Researchers Say Resiliency Plan Will Save Future Disaster Dollars

UVI Researcher Kim Waddell speaks to the need for a territorial Hazard Mitigation and Resiliency Plan.
UVI Researcher Kim Waddell speaks to the need for a territorial Hazard Mitigation and Resiliency Plan.

Every dollar spent on mitigation pre-storm saves about $6 in post-recovery, University of the Virgin Islands’ researchers Greg Guannel and Kim Waddell said Tuesday night as they encouraged residents to give input on a draft Hazard Mitigation and Resiliency Plan for the territory.

If done well, such a plan could “help break the ongoing cycle of disaster damage and reconstruction,” Waddell said.

Development of such a plan, which is a joint project between UVI and the V.I. Territorial Emergency Management Agency, is a federal requirement, Waddell said, but really helps state and territories to better comply with legislative policies, procedures and regulations that often come down in the wake of a storm, when disaster-struck areas are dealing with how to manage millions or billions in disaster recovery dollars.

Additionally, an approved plan will provide the U.S. Virgin Islands with access to federal funding that will support current and future disaster recovery and mitigation efforts, he said. With the frequency of hurricanes and other disasters increasing with environmental changes and other factors, Waddell and other organizers warned that the level of FEMA support received by the territory in the future might not be as much as it has been in the last two years, making planning ahead even more important.

“Hazard mitigation is the effort to reduce loss of life and property by lessening the impact of disasters,” he told the small group gathered Tuesday night at the Small Business Development Center on St. Thomas. “Effective mitigation removes the need for such expensive repairs, if done well.”

Before giving group members time to talk on their own, Waddell said the project team had put together a set of guiding principles for the plan that weren’t included in previous ones, such as climate adaptation, social culture and awareness and capacity building. Input from residents in both districts – where experiences, demographics and even cultural history were different – will help build on each principle, making the document more comprehensive and far-reaching.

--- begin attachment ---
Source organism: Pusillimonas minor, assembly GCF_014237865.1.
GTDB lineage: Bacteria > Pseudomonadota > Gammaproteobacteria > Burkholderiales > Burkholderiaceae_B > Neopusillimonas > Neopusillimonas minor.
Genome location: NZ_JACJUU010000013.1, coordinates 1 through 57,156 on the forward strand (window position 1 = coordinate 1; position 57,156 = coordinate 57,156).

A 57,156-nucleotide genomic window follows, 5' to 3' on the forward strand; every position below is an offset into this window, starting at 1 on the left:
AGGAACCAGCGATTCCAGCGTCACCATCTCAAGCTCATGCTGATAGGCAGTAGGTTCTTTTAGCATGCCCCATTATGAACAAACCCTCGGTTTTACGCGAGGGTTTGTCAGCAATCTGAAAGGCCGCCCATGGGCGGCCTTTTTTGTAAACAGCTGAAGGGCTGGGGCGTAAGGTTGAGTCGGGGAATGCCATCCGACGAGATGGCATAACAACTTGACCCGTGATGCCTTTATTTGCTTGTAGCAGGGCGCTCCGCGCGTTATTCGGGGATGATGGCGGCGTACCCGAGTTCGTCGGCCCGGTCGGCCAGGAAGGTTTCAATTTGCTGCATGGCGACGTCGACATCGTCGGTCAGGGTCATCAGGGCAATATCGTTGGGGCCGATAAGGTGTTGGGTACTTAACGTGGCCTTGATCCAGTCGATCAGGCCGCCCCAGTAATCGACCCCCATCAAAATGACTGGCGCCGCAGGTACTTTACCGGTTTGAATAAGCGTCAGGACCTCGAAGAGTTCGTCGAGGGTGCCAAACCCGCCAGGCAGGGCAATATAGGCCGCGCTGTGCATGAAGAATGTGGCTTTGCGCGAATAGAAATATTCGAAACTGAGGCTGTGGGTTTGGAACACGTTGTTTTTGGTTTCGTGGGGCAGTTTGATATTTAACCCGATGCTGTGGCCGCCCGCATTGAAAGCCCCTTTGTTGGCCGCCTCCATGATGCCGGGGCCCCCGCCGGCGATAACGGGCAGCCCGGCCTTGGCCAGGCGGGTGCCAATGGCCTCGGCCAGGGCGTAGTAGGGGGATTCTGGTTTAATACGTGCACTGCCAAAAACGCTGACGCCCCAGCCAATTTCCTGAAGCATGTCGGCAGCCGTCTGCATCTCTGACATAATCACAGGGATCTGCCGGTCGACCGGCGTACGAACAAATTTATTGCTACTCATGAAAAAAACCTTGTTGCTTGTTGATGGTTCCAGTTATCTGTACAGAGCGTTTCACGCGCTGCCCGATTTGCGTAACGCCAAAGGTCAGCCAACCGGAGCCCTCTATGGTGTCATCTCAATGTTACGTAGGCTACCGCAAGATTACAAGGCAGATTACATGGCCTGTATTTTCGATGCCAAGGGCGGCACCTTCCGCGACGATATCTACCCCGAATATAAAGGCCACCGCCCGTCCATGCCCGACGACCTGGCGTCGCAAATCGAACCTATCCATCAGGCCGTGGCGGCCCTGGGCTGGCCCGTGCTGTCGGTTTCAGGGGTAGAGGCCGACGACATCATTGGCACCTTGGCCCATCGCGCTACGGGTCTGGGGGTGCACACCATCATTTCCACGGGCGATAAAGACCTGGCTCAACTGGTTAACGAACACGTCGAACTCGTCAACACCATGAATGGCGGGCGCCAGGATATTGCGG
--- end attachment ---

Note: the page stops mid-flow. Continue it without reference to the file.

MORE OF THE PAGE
Showing a set of maps of each island, for example, Waddell spoke about how the areas most prone to flooding in the territory are actually the most populated, and contain critical assets like government buildings, schools and health centers. Planning better drainage and other infrastructure that could reduce that flooding is one factor that should be considered, along with a host of others, he said.

“If we are not preparing for climate change, as another example, then we are also not really planning for the future, and that is what we want to do here. We want to look 30, 50 years down the line, figure out how much the sea level is going to rise, and plan improvements around that. We need to do this if we want the plan to be sustainable and long lasting,” Waddell said.

Tuesday’s meeting was the first of many that will be hosted on the different islands. Working as a team, VITEMA and UVI are also developing professional development opportunities for emergency managers, first responders and technical experts who serve as the territory’s front line against natural and man-made disasters.